HAVE you ever bumped into someone who is clearly familiar but for a second or two, because they are in an unfamiliar setting, you can’t quite place them?

That is what happened to me last week, when I came across Sam tortoise trundling across the kitchen floor.

She looked much bigger indoors, as opposed to outside in her normal garden habitat, but this just goes to prove that within that tiny, reptilian head she has the ability not only to think on her feet, but also to seize the moment of opportunity.

When the sun shines, Sam eats like there is no tomorrow. Grasses, weeds, leafy greens, flowers, and the occasional piece of fruit are devoured voraciously.

I have even seen her partake of the odd mouthful of cat meat, left out for the visiting hedgehog.

I already know that she recognises me as the bringer of food, by the way that she follows me down the drive when I come home laden with shopping bags, but this is the first time that she has ever ventured indoors.

However, this is also the first summer that our new, low level step has been in situ, in front of the conservatory door, to facilitate ease of access for my mother.

Eagle eyed as ever, Sam has put the new step to good use and if her breakfast is a little late, she now has the wherewithal to offer a timely reminder.

Meanwhile, at the farm, as the days begin to grow warmer, not only have the swallows returned but we have had two new foals arrive, both born to RSPCA rescue ponies, and a bit like Sam popping up in the kitchen, the first baby took everyone by surprise when she popped into the world last month.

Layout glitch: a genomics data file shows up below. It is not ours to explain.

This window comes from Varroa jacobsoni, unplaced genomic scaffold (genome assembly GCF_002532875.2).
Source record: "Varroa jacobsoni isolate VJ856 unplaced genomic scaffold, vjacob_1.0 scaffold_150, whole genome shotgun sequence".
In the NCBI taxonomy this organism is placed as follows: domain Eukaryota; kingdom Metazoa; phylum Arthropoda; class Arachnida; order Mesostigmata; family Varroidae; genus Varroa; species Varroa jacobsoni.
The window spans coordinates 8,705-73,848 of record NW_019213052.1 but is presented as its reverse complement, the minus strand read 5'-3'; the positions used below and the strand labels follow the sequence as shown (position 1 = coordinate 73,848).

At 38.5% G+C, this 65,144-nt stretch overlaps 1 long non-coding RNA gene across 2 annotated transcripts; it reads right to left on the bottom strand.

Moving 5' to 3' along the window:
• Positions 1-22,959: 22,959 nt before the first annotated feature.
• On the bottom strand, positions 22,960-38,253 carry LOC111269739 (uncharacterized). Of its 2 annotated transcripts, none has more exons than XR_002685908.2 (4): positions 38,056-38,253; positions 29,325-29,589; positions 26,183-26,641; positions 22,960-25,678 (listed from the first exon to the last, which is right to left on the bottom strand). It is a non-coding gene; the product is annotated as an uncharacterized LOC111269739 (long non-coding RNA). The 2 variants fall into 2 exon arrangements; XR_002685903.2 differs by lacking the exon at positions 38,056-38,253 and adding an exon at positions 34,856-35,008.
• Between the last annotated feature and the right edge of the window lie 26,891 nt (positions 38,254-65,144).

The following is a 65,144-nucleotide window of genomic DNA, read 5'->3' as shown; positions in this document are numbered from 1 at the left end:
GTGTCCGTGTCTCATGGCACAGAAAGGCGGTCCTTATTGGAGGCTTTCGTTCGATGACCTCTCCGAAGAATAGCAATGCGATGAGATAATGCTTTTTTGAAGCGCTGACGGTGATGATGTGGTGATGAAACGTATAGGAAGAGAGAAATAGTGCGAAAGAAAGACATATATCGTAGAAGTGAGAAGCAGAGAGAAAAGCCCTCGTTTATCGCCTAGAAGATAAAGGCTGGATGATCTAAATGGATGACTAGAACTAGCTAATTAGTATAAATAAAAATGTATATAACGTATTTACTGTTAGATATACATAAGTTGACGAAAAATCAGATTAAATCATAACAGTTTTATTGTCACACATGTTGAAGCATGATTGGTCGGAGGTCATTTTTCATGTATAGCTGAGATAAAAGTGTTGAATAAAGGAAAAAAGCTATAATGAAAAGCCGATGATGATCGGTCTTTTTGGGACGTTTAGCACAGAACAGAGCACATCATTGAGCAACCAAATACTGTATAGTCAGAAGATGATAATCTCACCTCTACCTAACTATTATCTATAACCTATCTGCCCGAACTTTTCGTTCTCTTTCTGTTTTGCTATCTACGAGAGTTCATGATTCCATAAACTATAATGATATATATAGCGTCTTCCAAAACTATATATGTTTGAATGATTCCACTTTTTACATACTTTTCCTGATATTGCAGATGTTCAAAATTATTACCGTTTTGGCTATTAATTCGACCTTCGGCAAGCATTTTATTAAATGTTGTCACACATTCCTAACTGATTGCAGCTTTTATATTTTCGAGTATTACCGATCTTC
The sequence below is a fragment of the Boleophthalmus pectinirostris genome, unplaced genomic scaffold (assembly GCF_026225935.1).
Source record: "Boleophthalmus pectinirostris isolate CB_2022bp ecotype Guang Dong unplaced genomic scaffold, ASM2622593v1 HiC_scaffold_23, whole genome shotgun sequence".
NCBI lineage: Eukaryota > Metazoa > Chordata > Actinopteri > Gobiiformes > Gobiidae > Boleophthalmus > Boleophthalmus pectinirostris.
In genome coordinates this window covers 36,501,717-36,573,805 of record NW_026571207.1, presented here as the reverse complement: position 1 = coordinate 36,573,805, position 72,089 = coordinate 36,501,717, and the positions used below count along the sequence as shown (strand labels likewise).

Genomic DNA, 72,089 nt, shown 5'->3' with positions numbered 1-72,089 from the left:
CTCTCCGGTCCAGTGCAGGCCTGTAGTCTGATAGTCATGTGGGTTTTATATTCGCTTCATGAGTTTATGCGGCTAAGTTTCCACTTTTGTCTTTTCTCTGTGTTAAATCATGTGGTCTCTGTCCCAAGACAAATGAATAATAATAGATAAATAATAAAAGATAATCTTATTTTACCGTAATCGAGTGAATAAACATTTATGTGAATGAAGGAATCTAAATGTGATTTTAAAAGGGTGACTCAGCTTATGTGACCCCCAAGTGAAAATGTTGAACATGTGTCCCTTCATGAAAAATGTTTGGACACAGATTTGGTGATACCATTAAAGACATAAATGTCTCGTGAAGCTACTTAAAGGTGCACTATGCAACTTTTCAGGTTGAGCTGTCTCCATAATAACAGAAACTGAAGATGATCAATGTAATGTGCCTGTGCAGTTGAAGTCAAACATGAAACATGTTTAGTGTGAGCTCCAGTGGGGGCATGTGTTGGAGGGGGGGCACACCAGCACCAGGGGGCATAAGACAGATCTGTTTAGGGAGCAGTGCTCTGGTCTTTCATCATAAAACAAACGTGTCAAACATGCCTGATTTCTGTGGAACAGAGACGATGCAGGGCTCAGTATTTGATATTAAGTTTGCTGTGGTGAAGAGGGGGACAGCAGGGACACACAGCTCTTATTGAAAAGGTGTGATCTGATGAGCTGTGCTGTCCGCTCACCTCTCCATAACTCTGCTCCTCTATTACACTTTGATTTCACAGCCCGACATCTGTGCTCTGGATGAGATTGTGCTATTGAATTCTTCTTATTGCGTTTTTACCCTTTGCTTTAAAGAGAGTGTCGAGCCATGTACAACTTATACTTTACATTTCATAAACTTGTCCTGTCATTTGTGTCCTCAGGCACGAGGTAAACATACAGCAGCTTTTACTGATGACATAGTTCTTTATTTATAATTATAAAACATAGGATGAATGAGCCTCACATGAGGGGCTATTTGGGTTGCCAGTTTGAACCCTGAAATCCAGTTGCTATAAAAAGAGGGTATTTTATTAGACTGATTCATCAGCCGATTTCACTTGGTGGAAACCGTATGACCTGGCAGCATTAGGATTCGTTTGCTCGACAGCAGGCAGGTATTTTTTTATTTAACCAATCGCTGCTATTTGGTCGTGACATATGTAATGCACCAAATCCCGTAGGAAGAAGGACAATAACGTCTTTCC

The mare’s pregnancy had been confirmed on her arrival, even though she still had last year’s foal at foot, but the new baby wasn’t expected to make an appearance quite so soon.

Last year’s foal had only been fully weaned a few weeks earlier, when one sunny Friday afternoon, someone looked over the stable door to see a tiny filly foal in the straw.

The foal was obviously very new, as she was still wearing her ‘golden hooves’ or ‘fairy slippers’ as they are sometimes called.

This is the soft cushion of deciduous (transient) hoof capsule that develops during late pregnancy and is believed to protect the mare’s uterus from damage during late-term pregnancy and foaling.

Once the foal is born and begins walking around, this tissue wears off very quickly on the ground.

Now all baby animals are cute but this little lady takes cuteness to a whole new level. Her colour and markings maybe a little unconventional, but as someone recently reminded me, a good horse is never a bad colour.

This little one is still waiting for a name, but a ‘name the foal’ competition is now in place with proceeds going to the RSPCA who did, after all, facilitate her rescue.

The second baby, a colt foal, arrived last Friday. Equally adorable, he is called Will and is also black and white. Happily, both these babies will now have secure futures, but for so many ponies like them this is not always the case.

The British Horse Society (BHS) have been campaigning for several years to reduce the levels of indiscriminate breeding, as we are now reaching a stage in this country where the supply of horses exceeds demand.

Low-value foals are changing hands at sales for next to nothing and an increasing number of horses and ponies need help.

While many welfare charities are doing their best, the sad truth is that there are simply not enough suitable homes to provide for them all.

But for now, in the sunshine, our two babies graze happily in their paddock without a care in the world and this, hopefully, is how their lives should remain forever.